Britney Spears in her own words: The star finally has her say in The Woman In Me | Ents & Arts News


For all the noise that has surrounded Britney Spears, little has ever come from the star herself.

Ever since Baby One More Time announced her arrival as a superstar at the age of 16, Spears has made headlines: her appearance, her sex life, her break-ups, her breakdown – every movement scrutinised, analysed, objectified, criticised.

Paparazzi photographers followed her like an “army of zombies” and for 13 years she lived under a conservatorship that controlled her life.

She was one of the biggest stars on the planet but could not make her own choices – from trainers to boyfriends, it was all vetted.

Undated handout photo issued by Simon & Schuster of the front cover of Britney Spear's memoirs The Woman In Me. The book will be published by Gallery Books, an imprint of Simon & Schuster, in October this year. The US pop star said she had had "a lot of therapy" to help get the book done and hoped fans would like it. Issue date: Wednesday July 12, 2023.
Pic: Simon & Schuster

Now, after being freed from her conservatorship following much-publicised legal proceedings in 2021 – and the #FreeBritney campaign from fans – Spears is telling her story in her own words, in the memoir The Woman In Me.

The title is significant, referencing a lyric from the song Not A Girl, Not Yet A Woman, released earlyish in her career from her third album, Britney, in 2002: “I’m not a girl, don’t tell me what to believe… I’m just tryin’ to find the woman in me.”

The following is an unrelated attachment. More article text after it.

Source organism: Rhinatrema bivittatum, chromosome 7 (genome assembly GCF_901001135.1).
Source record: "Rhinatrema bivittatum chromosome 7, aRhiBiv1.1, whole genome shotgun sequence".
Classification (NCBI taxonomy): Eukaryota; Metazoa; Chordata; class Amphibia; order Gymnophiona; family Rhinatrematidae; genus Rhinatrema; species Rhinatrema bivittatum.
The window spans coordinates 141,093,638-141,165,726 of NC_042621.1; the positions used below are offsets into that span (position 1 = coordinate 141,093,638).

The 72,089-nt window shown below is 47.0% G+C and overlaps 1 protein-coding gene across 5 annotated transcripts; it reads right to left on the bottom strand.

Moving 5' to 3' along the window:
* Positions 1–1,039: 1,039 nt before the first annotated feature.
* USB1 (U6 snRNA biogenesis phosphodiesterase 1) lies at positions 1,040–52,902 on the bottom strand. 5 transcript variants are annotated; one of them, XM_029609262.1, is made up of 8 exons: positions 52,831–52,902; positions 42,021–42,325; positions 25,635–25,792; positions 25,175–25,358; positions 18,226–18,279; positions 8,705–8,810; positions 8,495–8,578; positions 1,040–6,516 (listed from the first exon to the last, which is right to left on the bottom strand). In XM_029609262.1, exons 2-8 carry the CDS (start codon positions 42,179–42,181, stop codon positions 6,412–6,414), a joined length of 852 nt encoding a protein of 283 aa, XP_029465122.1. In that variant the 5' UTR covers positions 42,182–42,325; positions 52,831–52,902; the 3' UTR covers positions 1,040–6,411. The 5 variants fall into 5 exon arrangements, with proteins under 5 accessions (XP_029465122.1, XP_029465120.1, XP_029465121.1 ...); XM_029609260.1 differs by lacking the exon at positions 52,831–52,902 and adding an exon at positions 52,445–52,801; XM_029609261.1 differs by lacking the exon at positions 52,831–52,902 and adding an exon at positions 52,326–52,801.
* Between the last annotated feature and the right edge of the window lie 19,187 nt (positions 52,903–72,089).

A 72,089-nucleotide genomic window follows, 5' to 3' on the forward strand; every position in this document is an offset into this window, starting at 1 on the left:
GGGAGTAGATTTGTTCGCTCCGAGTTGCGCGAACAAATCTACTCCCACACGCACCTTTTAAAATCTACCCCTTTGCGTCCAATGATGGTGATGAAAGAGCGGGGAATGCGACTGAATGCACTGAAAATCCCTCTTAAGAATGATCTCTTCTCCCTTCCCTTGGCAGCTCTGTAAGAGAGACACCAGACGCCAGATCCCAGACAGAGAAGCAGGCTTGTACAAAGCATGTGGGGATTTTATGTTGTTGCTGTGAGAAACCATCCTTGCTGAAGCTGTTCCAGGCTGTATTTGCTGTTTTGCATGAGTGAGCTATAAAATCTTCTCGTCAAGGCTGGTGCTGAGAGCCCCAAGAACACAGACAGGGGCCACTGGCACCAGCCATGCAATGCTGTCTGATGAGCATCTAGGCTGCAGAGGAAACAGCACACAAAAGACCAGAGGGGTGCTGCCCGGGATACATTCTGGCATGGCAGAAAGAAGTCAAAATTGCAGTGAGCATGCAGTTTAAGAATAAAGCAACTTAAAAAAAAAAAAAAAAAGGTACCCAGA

Spears was just 20 when the song was released. Sexualised from a young age, at the same time shamed and criticised about her womanhood, she could not win. As she puts it: “No one could seem to think of me as both sexy and capable, or talented and hot. If I was sexy, they seemed to think I must be stupid. If I was hot, I couldn’t possibly be talented.”

And then, after she became a mother – all she had ever wanted – she was placed under the conservatorship, with her father Jamie and others in charge. Under this legal arrangement, she became “a sort of child-robot”, she says. “I had been so infantilised that I was losing pieces of what made me feel like myself… the conservatorship stripped me of my womanhood, made me into a child.”

The Woman In Me is a short memoir, less than 300 pages. Spears’s storytelling is straightforward, addressing aspects of her life, good and bad, matter-of-factly before moving on to the next. She doesn’t need to embellish – the facts are emotive enough.

Framing Britney Spears is set to air in the UK on Sky Documentaries
Pic: From the documentary Framing Britney Spears/ Sky Documentaries

‘There is so much freedom in being anonymous’

The star begins with her early life growing up in Kentwood, Louisiana, detailing a somewhat difficult childhood due to her parents fighting and father Jamie’s drinking. She was drinking and smoking by the age of 13, she says, and started driving at that age, too.

As she details her rise to fame, it is clear how underestimated she was from the start. As many who were involved in her career and the Baby One More Time video have previously said, the idea for the bored schoolgirl and her classmates dancing in the corridors – a huge part of the song’s success – was all hers.

Back then, she “had nothing to lose”, she says. “There is so much freedom in being anonymous.”

Once that song was out in the world, her life, her freedom, would never be the same again.

Read more:
Ten revelations from The Woman In Me
The key claims made in star’s 2021 court speech

FILE - In this Feb. 10, 2002, file photo, Justin Timberlake and Britney Spears wave to the crowd prior to the start of the 2002 NBA All-Star game in Philadelphia. Timberlake told E! News on Sept. 13, 2016, that he's open to collaborating with Spears. Spears mentioned Timberlake last month in answering a question about who she would like to work with one day. (AP Photo/Chris Gardner, File)
Pic: AP/Chris Gardner